Turn Almost any 3D Printer Into a Paste Extrusion Printer With +Lab’s 3D Printed Attachment

RAPID

Share this Article

lab4Despite the influx of machines making their way to market, capable of printing with a paste extrusion system, those who already own a 3D printer are likely not going to run out and blow another several hundred to thousands of dollars on another machine so that they can print with numerous other materials. Not to mention there are currently no machines readily available which are capable of printing via paste extrusion as well as thermoplastic fusion methods. Wouldn’t it be nice if you could just purchase an attachment to turn your FFF 3D printer into a paste extrusion machine?

One company, called +Lab, based in Milan, Italy, is working on a system which could allow you to do just that. +Lab is a group of designers and engineers who are working together taking a multi-diciplinary approach to focus research on the field of 3D printing, while hoping to diffuse 3D printing culture within society. Recently the team at +Lab has come up with an innovative new way of fitting fusion based 3D printers with a paste extrusion add-on.

lab1

Their initial extruder, which they have created, consists of a 60ml syringe for liquid deposition modeling (LDM) and has been created to fit a 3Drag printer (K8200). For those unaware, a 3Drag printer features a moving bed and stationary extruder, making it perfect for this setup.  With that said, the syringe can easily be integrated into a variety of other 3D printers by simply designing a customized mount for that particular printer.lab3

The team at +Lab warns that a typical 3D printer will need to be slowed down significantly so that the head movements are not as fast, if this syringe extruder was to be used. For those of you interested in printing out and constructing the attachment to fit this paste extrusion system onto your 3D printer, +Lab has provided DIY instructions on Thingiverse for you to follow. With that said, one of the parts measures around 30cm (1′) in length, meaning that you will need a 3D printer with a large build envelope to print. +Lab is working on spliting this part into two smaller parts so that almost any printer will be capable of fabricating the entire system.

Once attached, paste-like materials such as clay, peanut butter, Nutella, and caulk can all be printed with it. If you have fitted this extrusion system onto your printer, please let us know by posting in the +Lab paste extruder forum thread on 3DPB.com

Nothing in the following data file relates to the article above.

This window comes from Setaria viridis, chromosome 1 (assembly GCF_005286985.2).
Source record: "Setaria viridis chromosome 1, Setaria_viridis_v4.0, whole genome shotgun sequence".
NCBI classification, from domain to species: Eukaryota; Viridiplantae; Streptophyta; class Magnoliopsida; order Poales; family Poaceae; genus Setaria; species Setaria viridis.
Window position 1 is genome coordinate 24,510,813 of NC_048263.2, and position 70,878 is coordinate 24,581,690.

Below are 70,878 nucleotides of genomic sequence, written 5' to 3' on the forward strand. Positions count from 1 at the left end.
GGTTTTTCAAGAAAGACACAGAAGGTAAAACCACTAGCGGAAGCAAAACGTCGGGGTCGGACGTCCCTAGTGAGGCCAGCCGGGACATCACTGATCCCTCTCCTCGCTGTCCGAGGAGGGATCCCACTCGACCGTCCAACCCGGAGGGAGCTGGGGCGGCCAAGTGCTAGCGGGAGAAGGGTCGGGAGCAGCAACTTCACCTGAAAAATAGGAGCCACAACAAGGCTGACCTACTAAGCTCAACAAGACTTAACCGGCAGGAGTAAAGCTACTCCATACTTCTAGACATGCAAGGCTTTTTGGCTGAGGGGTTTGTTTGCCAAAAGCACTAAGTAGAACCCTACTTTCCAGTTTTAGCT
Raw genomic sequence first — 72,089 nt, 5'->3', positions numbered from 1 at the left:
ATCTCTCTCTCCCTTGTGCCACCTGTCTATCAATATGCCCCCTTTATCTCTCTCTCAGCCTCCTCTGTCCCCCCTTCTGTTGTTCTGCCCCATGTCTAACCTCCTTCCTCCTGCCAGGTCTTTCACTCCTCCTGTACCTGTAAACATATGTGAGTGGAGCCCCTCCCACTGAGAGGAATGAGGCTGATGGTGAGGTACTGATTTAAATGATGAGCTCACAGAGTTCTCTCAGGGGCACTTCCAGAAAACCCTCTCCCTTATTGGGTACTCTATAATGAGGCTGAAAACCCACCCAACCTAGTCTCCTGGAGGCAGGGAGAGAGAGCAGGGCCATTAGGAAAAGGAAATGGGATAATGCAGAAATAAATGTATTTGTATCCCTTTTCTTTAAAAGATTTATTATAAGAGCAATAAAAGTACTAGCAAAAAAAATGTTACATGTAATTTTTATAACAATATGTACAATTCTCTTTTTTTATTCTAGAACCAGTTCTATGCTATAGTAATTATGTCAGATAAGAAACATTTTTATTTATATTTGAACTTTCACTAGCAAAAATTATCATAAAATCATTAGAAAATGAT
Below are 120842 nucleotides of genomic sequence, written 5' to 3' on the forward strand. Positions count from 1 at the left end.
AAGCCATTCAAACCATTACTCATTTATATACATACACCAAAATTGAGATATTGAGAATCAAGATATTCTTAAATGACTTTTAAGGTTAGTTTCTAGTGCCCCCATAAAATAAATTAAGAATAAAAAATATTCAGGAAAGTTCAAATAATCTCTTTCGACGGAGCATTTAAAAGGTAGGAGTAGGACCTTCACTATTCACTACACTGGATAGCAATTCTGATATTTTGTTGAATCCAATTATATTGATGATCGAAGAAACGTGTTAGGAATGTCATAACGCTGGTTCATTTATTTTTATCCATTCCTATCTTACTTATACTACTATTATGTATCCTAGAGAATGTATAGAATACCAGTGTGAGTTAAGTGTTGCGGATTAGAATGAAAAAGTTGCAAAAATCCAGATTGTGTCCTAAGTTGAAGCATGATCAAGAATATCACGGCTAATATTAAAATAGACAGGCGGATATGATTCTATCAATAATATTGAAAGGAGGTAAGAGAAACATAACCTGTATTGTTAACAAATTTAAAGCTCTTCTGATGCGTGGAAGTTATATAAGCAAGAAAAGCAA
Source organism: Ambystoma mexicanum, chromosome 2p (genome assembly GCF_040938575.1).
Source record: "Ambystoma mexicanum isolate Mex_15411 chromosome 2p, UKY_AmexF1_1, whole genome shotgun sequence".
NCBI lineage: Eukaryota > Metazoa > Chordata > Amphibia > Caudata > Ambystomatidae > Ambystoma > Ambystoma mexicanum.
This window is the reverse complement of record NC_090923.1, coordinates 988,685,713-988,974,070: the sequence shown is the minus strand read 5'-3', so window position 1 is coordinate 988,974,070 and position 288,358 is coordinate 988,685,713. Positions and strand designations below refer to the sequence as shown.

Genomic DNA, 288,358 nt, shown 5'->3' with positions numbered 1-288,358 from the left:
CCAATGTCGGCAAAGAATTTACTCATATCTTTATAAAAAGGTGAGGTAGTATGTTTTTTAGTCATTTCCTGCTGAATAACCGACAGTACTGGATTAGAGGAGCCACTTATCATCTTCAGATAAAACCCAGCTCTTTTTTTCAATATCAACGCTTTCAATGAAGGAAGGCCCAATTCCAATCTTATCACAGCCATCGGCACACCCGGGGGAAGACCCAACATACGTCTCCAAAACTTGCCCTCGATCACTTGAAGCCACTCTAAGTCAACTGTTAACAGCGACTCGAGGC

lab2

Share this Article


Recent News

3D Printing Webinar and Event Roundup: May 19, 2024

3D Printing News Briefs, May 18, 2024: Sustainability, Mass Spectrometry, & More



Categories

3D Design

3D Printed Art

3D Printed Food

3D Printed Guns


You May Also Like

3D Printing Unpeeled: Biofuel Waste to Filament & Sustainable Photopolymers

I can’t ever remember a day with so many potentially high impact news stories have come out. In one story, we all know that there are problems with the safety...

Finnair Hires AM Craft to 3D Print Plastic Parts for Aircraft Interiors

Riga-based AM Craft, a supplier specialized in 3D printing aviation components and certified under EASA Part 21G, announced a significant achievement today. The company will assist in upgrading Finnair’s A320...

3DPOD Episode 198: High Speed Sintering with Neil Hopkinson, VP of AM at Stratasys

Neil Hopkinson, a pioneering 3D printing researcher, played a pivotal role in developing a body of research that is widely utilized today. He also invented High Speed Sintering (HSS), also...

3D Printing Webinar and Event Roundup: May 12, 2024

Webinars and events are picking up in the AM industry this week! ASTM International continues its Professional Certificate Course and Stratasys continues its advanced in-person trainings, while 3D Systems is...